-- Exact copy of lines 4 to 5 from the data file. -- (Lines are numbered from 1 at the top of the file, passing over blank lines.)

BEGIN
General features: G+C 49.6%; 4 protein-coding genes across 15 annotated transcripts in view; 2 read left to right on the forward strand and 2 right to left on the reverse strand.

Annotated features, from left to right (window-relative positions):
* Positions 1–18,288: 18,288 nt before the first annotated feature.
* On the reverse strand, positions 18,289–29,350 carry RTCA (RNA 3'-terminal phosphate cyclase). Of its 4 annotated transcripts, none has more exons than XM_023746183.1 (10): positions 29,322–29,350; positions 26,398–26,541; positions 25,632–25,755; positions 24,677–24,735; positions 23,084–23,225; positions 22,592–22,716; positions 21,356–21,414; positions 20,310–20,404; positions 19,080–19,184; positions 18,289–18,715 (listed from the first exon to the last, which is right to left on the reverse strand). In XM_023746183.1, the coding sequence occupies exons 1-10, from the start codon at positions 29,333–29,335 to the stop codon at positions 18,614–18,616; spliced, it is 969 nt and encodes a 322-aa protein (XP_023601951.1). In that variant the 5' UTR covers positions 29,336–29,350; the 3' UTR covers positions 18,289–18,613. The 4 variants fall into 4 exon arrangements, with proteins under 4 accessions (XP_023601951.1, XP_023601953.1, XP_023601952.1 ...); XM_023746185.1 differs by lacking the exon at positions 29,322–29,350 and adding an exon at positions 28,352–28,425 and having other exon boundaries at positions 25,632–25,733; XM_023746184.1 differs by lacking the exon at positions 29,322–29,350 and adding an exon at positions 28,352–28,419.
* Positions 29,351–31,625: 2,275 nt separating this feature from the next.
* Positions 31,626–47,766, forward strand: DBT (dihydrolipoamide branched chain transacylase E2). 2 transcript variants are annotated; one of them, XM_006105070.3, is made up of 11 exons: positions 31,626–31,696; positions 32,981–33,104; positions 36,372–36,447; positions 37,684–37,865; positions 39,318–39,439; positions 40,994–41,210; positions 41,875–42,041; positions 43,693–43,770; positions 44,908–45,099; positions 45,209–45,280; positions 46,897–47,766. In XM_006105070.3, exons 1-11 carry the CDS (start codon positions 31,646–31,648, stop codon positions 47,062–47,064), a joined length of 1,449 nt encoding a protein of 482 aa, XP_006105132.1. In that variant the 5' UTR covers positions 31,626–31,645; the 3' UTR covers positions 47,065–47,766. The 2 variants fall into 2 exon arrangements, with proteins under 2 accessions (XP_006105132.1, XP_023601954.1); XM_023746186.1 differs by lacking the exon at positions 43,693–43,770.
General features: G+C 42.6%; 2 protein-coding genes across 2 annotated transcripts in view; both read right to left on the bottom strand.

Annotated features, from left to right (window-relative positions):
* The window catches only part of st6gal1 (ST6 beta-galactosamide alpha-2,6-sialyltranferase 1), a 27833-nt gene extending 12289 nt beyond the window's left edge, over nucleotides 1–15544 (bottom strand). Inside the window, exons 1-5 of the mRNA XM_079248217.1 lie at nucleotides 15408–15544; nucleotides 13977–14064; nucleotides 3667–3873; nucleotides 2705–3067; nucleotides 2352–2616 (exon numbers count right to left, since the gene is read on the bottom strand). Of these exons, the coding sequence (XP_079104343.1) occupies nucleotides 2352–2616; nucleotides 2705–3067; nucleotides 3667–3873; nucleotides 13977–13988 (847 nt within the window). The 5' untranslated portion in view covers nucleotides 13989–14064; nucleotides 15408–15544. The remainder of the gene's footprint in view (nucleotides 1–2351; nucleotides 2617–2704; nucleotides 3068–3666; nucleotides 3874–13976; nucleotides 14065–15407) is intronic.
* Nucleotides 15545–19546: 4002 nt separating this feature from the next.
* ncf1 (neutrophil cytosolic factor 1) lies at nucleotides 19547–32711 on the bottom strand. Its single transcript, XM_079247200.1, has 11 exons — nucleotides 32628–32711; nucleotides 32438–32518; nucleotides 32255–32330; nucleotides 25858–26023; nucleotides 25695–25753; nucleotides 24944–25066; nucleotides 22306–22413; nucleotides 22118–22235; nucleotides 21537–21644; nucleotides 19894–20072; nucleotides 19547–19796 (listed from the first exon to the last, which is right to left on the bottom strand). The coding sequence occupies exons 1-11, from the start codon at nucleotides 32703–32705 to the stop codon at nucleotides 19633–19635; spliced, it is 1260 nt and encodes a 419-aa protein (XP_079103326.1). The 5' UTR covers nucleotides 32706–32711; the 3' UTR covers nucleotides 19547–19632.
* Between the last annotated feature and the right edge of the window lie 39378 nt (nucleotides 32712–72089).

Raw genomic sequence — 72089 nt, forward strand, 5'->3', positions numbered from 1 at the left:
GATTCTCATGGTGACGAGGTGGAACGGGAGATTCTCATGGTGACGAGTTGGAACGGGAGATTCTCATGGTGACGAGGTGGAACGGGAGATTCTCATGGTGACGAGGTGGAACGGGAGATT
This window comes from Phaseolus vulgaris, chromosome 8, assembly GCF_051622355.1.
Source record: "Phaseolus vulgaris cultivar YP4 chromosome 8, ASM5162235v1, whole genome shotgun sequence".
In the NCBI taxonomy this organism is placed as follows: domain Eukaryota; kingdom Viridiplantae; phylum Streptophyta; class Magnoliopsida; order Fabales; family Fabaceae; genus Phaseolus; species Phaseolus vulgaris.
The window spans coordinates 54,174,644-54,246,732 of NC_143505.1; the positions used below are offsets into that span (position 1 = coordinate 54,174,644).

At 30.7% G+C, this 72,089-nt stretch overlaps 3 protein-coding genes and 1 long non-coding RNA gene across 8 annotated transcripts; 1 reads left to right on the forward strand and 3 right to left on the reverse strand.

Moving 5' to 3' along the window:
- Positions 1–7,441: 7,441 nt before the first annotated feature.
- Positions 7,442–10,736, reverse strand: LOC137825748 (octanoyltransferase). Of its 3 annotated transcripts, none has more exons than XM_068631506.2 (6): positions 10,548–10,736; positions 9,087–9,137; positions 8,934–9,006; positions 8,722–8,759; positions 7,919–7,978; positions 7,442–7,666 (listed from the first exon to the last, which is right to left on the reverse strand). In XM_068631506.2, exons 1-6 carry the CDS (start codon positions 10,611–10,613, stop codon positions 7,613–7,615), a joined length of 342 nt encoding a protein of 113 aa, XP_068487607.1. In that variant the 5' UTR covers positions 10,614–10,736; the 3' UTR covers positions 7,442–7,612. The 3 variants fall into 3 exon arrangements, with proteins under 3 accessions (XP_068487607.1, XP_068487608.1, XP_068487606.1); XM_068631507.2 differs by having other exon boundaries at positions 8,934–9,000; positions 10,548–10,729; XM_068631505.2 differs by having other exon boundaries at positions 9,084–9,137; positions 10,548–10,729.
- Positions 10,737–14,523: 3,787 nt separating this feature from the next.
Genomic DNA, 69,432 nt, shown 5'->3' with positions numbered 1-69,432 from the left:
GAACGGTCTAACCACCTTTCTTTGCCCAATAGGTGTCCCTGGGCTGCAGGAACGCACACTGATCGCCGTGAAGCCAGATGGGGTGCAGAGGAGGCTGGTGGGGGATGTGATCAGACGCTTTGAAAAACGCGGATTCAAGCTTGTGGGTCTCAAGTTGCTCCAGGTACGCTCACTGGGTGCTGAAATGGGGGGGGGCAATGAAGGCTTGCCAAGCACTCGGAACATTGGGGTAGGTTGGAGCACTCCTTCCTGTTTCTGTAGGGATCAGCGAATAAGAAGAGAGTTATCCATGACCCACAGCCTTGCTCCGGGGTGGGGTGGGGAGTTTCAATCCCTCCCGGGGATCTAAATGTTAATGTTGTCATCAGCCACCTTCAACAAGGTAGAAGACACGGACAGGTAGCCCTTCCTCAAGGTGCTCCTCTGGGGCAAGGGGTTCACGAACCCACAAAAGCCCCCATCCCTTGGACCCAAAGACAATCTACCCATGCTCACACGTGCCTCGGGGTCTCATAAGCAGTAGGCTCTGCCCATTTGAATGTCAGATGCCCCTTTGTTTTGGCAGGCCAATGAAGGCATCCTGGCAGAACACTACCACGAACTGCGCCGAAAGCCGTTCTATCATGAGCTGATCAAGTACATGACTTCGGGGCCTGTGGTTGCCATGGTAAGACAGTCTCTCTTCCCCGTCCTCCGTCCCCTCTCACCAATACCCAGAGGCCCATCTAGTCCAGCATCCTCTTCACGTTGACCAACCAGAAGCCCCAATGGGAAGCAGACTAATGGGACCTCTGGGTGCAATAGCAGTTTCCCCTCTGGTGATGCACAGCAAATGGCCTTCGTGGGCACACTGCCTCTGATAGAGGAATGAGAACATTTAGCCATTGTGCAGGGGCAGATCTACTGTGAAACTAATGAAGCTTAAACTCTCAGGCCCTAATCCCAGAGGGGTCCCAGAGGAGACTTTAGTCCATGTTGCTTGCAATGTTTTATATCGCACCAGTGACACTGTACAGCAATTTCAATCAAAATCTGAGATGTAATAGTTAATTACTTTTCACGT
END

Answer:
* On the reverse strand, positions 18,289–29,350 carry RTCA (RNA 3'-terminal phosphate cyclase). Of its 4 annotated transcripts, none has more exons than XM_023746183.1 (10): positions 29,322–29,350; positions 26,398–26,541; positions 25,632–25,755; positions 24,677–24,735; positions 23,084–23,225; positions 22,592–22,716; positions 21,356–21,414; positions 20,310–20,404; positions 19,080–19,184; positions 18,289–18,715 (listed from the first exon to the last, which is right to left on the reverse strand). In XM_023746183.1, the coding sequence occupies exons 1-10, from the start codon at positions 29,333–29,335 to the stop codon at positions 18,614–18,616; spliced, it is 969 nt and encodes a 322-aa protein (XP_023601951.1). In that variant the 5' UTR covers positions 29,336–29,350; the 3' UTR covers positions 18,289–18,613. The 4 variants fall into 4 exon arrangements, with proteins under 4 accessions (XP_023601951.1, XP_023601953.1, XP_023601952.1 ...); XM_023746185.1 differs by lacking the exon at positions 29,322–29,350 and adding an exon at positions 28,352–28,425 and having other exon boundaries at positions 25,632–25,733; XM_023746184.1 differs by lacking the exon at positions 29,322–29,350 and adding an exon at positions 28,352–28,419.
* Positions 29,351–31,625: 2,275 nt separating this feature from the next.